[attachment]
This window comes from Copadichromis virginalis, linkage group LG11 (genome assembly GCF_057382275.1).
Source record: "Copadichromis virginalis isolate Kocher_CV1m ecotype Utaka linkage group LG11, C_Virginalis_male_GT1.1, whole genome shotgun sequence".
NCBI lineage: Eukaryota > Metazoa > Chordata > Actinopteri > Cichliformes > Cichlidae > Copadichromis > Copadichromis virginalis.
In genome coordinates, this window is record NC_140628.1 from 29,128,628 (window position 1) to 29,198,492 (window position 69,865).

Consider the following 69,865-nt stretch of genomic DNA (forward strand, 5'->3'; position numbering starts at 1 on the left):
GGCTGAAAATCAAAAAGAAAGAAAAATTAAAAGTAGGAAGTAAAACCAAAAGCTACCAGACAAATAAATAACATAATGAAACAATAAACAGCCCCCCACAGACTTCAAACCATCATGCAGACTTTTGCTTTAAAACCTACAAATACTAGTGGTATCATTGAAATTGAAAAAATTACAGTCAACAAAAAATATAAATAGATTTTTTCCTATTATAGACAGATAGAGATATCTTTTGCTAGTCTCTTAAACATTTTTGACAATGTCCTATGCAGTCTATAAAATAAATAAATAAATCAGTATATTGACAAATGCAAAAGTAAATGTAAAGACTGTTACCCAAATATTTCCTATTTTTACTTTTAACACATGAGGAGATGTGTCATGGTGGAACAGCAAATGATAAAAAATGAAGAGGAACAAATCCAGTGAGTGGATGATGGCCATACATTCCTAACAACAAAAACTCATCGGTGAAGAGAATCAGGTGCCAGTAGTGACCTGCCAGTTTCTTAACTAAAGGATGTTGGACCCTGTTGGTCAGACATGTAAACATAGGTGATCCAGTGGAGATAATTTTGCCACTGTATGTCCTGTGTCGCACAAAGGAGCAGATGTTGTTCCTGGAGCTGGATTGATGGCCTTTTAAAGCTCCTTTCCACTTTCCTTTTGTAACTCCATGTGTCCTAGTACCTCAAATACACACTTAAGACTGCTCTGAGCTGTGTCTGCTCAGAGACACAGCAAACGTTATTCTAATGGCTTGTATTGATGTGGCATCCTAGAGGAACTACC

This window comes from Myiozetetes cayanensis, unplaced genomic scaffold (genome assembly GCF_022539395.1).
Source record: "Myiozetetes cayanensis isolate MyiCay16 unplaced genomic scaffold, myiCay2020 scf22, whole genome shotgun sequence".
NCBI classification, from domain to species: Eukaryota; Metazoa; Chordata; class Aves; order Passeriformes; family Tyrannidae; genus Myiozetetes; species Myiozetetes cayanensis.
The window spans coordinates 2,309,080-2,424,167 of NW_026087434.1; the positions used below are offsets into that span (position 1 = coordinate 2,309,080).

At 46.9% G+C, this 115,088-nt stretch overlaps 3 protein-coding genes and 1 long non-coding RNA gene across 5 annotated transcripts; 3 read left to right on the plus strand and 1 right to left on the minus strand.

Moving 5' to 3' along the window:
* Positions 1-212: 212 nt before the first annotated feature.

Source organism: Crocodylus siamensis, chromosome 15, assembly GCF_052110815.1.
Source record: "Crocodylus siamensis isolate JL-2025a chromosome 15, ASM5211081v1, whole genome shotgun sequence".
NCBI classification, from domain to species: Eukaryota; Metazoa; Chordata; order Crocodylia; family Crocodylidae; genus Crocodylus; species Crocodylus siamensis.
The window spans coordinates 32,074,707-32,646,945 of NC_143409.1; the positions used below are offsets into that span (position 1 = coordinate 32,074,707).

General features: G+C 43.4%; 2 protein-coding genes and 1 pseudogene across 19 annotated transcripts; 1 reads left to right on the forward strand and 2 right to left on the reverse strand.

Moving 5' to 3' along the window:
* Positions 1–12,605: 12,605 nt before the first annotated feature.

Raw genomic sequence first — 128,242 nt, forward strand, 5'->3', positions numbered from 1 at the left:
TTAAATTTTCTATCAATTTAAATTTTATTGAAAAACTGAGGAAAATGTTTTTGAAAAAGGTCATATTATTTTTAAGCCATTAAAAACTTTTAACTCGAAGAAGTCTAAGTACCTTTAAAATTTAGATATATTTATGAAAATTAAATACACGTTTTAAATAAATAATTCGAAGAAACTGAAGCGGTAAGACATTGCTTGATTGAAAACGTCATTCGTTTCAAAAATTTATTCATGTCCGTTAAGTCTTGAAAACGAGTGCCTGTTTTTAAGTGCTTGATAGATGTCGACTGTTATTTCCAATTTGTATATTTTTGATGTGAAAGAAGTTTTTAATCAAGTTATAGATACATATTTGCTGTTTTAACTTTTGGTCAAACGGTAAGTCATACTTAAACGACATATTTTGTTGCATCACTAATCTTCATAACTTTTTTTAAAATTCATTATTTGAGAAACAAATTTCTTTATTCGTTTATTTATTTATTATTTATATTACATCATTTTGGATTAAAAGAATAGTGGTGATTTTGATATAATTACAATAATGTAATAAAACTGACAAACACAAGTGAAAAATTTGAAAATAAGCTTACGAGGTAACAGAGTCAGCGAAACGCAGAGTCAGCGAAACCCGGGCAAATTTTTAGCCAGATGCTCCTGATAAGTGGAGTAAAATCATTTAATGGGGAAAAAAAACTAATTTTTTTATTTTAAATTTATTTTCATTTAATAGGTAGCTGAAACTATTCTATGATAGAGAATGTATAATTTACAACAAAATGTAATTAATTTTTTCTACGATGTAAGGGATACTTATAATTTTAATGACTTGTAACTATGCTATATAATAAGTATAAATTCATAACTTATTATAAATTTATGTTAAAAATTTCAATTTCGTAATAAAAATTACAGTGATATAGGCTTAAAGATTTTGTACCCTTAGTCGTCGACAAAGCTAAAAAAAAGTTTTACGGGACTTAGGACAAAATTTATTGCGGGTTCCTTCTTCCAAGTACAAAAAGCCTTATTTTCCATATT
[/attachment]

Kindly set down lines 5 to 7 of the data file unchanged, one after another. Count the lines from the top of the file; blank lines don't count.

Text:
Consider the following 69,865-nt stretch of genomic DNA (forward strand, 5'->3'; position numbering starts at 1 on the left):
GGCTGAAAATCAAAAAGAAAGAAAAATTAAAAGTAGGAAGTAAAACCAAAAGCTACCAGACAAATAAATAACATAATGAAACAATAAACAGCCCCCCACAGACTTCAAACCATCATGCAGACTTTTGCTTTAAAACCTACAAATACTAGTGGTATCATTGAAATTGAAAAAATTACAGTCAACAAAAAATATAAATAGATTTTTTCCTATTATAGACAGATAGAGATATCTTTTGCTAGTCTCTTAAACATTTTTGACAATGTCCTATGCAGTCTATAAAATAAATAAATAAATCAGTATATTGACAAATGCAAAAGTAAATGTAAAGACTGTTACCCAAATATTTCCTATTTTTACTTTTAACACATGAGGAGATGTGTCATGGTGGAACAGCAAATGATAAAAAATGAAGAGGAACAAATCCAGTGAGTGGATGATGGCCATACATTCCTAACAACAAAAACTCATCGGTGAAGAGAATCAGGTGCCAGTAGTGACCTGCCAGTTTCTTAACTAAAGGATGTTGGACCCTGTTGGTCAGACATGTAAACATAGGTGATCCAGTGGAGATAATTTTGCCACTGTATGTCCTGTGTCGCACAAAGGAGCAGATGTTGTTCCTGGAGCTGGATTGATGGCCTTTTAAAGCTCCTTTCCACTTTCCTTTTGTAACTCCATGTGTCCTAGTACCTCAAATACACACTTAAGACTGCTCTGAGCTGTGTCTGCTCAGAGACACAGCAAACGTTATTCTAATGGCTTGTATTGATGTGGCATCCTAGAGGAACTACC

This window comes from Myiozetetes cayanensis, unplaced genomic scaffold (genome assembly GCF_022539395.1).